U.S. seeks return of $2.5 billion California high-speed rail funds

Gavin Newsom elected governor of California

Gavin Newsom elected governor of California

The U.S. Transportation Department said on Tuesday it will cancel $929 million in federal funds awarded by the Obama administration for a California high-speed rail project and is "actively exploring every legal option" to seek the return of $2.5 billion the state has already received.

The U.S. Department of Transportation announcement follows through on President Donald Trump's threats to claw back $3.5 billion that the federal government gave to California to build a bullet train between Los Angeles and San Francisco. However, the Democratic governor insisted he isn't killing the rest of the project altogether and said the state will explore ways of financing a project that links the Bay Area with Southern California.

"Abandoning high speed rail entirely means we will have wasted billions of dollars with nothing but broken promises and lawsuits to show for it", Newsom said.

The Federal Railroad Administration determined that the California High-Speed Rail Authority, the state-run organization tasked with overseeing the project "has materially failed to comply with the terms" of the agreement that promised $929m in federal funds for construction, Batory wrote in a letter to Brian Kelly, the authority's chief executive.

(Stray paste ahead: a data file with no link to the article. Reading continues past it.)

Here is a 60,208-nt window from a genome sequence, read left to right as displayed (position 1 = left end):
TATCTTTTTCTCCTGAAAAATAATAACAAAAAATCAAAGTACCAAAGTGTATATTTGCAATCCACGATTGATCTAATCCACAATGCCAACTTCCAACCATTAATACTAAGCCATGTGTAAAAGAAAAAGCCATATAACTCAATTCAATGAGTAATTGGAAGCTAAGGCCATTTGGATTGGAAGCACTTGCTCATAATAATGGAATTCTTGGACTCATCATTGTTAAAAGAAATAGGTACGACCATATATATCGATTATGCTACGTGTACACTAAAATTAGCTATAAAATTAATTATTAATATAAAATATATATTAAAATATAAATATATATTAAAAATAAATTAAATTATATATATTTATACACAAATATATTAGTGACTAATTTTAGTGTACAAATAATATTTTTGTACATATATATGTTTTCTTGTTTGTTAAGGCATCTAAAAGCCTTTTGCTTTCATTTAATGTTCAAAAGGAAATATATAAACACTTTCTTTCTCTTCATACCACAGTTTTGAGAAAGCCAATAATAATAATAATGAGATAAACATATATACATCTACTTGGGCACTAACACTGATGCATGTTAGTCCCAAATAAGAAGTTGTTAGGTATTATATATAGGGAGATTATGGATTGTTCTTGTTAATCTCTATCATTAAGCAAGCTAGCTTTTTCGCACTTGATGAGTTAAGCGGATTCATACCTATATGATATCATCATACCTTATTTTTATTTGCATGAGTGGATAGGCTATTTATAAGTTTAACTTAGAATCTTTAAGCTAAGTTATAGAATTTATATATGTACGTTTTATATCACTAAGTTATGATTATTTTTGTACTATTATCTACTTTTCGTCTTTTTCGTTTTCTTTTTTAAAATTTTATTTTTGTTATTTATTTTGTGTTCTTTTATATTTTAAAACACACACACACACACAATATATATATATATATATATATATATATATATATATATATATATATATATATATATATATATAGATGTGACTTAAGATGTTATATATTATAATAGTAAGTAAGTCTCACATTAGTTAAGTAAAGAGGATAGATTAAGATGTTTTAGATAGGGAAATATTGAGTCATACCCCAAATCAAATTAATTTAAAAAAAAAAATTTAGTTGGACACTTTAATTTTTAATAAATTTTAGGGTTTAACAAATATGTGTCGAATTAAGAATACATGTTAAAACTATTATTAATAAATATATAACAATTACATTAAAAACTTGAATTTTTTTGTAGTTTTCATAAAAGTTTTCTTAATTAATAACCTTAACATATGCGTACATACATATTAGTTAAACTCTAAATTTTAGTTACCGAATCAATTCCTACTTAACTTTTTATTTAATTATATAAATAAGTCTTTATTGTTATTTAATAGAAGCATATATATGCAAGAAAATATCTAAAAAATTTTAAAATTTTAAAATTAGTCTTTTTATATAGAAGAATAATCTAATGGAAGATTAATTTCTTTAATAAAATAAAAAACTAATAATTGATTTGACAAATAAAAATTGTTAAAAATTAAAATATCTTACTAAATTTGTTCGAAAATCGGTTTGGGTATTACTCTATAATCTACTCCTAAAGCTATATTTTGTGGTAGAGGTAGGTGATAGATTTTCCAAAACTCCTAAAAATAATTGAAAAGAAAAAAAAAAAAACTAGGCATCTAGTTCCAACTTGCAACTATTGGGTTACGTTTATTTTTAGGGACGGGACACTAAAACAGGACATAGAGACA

However, after his announcement, President Donald Trump excoriated the project, tweeting on February 13, "We want that money back now".

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The train project has faced repeated cost overruns and delays since California voters approved it in 2008.

Newsom, in a statement, linked the Trump administration action to California leading 15 other states in challenging what he called "the President's farcical 'national emergency, '" to obtain funds for building a wall along the U.S. -Mexico border. "We're not giving it back", he tweeted last week in response to Trump's threats.

In addition, the rail authority "has failed to provide FRA with timely and satisfactory financial reports and other related deliverables". This included not making reasonable progress on the project and significantly endangering substantial performance.

He said the project is already creating thousands of jobs, and he lauded Newsom's idea of focusing on the Merced-to-Bakersfield segment first, then ultimately connecting the whole state. The state has not started spending that money. "You can't rip us up and leave".

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